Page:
Let’s look at how a change to unit testing empowers TDD.
“Uncle Bob” Martin creates strong impressions, with outlandish costumes and black-and-white statements. If you understand that this is his didactic style, you can appreciate him fully. But people seem to enjoy jumping on statements rather than trying to grasp the whole. (Ah, Internet culture.)
I’m referring to the sentence: “You don’t need static type checking if you have 100% unit test coverage.”
This is one of the closing statements from Uncle Bob’s recent blog post, Type Wars. Various people jumped all over this, with much LOL.
Who’s right? Is Uncle Bob right? Are his detractors right? Continue Reading…
I’m always on the lookout for new tools. Are you? Anything that might increase programmer productivity is worth a look.
You know that I’m a big AppCode fan. It saves huge amounts of time. And doing so within an IDE helps me stay “in the zone.”
So I’d love to hear more from you. What are your favorite tools for productive programming? Click here to share your tips!
OCHamcrest matchers are predicates on steroids:
- You can combine them to create expressive assertions.
- They describe mismatches in detail, reducing the need to debug.
But OCHamcrest isn’t just a library of powerful matchers. It’s a framework for creating your own.
By creating a custom matcher, you create a small Domain-Specific Language. This will make your unit tests easier to write, easier to read, and self-diagnosing! Continue Reading…
AppCode vs. Xcode: Which is easier to use for unit testing? Which gives faster feedback?
Back in Xcode 4 days, Apple’s file template for unit tests was awkward and bloated. So I made my own.
Fast-forward 5 years to Xcode 7.3. I’m starting to write Swift. The first thing I want is unit tests — let’s create a new test suite. I look in Xcode’s file template library. Where’s the Swift unit testing template?
Where is it? Apple didn’t provide one?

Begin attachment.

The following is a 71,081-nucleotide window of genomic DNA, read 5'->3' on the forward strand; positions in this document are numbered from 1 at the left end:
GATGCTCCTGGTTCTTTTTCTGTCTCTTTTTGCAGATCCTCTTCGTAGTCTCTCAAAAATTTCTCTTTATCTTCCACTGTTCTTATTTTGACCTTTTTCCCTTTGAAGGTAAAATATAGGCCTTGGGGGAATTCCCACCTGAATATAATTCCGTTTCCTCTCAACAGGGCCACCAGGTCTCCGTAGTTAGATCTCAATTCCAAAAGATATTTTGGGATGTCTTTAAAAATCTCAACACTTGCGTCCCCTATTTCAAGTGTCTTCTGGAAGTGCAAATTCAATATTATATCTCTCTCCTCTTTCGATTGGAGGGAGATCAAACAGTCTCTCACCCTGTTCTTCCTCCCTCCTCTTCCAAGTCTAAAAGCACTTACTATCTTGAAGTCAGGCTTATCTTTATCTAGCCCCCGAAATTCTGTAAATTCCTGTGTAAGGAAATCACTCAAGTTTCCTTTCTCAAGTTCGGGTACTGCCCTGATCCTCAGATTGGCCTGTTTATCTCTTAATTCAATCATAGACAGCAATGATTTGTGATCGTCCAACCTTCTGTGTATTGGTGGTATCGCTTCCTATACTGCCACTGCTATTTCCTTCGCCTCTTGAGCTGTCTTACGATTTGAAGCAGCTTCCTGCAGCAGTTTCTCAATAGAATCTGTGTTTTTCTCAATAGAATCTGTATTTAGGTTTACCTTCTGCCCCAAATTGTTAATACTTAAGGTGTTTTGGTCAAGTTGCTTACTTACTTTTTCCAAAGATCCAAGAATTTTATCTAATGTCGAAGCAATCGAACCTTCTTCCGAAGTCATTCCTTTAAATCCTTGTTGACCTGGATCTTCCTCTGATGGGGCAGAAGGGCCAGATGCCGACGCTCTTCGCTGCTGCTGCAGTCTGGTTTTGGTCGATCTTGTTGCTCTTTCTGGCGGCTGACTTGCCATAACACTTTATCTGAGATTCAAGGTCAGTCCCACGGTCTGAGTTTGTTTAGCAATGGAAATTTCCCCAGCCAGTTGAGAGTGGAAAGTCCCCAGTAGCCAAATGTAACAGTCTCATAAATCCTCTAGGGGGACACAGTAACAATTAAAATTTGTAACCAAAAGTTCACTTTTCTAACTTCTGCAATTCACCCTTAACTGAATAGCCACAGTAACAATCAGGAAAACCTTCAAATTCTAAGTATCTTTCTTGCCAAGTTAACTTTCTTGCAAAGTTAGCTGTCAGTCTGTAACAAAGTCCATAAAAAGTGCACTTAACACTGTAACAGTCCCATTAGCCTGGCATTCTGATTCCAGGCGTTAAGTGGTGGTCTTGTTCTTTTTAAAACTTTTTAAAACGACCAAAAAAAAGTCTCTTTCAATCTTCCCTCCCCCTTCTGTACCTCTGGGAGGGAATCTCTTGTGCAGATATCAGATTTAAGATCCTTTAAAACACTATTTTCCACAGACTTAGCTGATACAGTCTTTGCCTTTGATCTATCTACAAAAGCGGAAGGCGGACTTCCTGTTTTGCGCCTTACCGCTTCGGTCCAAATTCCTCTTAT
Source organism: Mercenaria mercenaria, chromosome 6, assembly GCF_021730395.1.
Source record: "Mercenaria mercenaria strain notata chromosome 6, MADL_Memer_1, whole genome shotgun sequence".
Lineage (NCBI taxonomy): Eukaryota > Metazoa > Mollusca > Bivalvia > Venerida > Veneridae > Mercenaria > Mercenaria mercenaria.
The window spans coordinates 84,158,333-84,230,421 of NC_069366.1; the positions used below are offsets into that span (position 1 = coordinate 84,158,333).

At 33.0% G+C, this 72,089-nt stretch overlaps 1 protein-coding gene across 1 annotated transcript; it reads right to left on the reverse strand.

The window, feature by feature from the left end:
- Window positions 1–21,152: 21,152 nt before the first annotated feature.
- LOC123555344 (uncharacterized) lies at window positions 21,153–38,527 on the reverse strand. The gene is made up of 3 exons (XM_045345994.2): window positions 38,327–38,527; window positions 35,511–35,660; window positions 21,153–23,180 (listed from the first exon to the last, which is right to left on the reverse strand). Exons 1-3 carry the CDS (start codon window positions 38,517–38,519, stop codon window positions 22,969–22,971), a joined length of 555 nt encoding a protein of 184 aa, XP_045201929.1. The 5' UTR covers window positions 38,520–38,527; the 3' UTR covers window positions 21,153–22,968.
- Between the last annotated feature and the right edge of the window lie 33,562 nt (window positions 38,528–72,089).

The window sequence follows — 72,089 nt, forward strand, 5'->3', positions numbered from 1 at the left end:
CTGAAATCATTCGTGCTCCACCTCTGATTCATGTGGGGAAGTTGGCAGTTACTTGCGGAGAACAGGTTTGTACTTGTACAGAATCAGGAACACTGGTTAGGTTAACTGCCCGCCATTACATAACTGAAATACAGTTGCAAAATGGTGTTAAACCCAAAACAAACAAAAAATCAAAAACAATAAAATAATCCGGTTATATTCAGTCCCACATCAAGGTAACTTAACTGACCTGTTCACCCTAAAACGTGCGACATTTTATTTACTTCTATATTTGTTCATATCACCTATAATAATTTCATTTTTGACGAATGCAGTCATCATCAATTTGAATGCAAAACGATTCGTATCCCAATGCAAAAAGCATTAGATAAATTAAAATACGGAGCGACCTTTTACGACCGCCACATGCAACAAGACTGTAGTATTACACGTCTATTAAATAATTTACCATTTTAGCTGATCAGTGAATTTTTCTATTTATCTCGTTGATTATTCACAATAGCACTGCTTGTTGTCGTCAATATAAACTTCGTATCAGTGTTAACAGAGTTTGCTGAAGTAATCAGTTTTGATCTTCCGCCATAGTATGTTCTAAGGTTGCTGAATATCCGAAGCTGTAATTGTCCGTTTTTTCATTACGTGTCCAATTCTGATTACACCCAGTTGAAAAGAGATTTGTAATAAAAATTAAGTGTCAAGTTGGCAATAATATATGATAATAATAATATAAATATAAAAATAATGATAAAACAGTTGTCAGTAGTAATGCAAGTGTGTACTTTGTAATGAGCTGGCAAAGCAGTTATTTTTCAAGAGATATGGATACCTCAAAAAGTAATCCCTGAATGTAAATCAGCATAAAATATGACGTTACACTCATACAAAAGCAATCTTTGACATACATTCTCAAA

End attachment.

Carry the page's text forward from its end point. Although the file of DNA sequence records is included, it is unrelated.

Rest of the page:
Fine. I made my own.
Edit: ⌘N for New File does let you choose the language. But not when you drag it in from the Utilities panel! In any case, the resulting file is stuffed with cruft which wastes your time. My template fixes that. Continue Reading…
This is about speed. The more I trust the tests over a section of code, the more fearless I can be with bold refactoring. Fearless refactoring means I don’t spend time checking correctness. That’s what the tests are for! Instead, I can focus completely on good design.
So how can you increase confidence in your test code? Continue Reading…
Fast feedback is the chief benefit of TDD. Even if you’re not practicing TDD, anything that reduces the need to step through code saves a lot of time. For example, if you name your tests well, a test failure can tell you a lot just from the test’s name.
But what if you’re using a mock object? When a test fails, what can it tell you?
A hand-coded mock can tell you as much as you can code. But writing boilerplate gets old, so the reporting tends to be shallow.
And most mock object frameworks generate mocks that simply report, “Such-and-such was not invoked.”
This was also true of OCMockito. Until recently. Here are the 3 new descriptions of verification failures: Continue Reading…
I’ve given you 3 Reasons Why It’s Important to Refactor Tests. But what’s actually involved in refactoring tests?
The definitive book on this topic is xUnit Test Patterns: Refactoring Test Code by Gerard Meszaros. It’s a big book, full of patterns and smells. But there are 3 simple steps I take most often.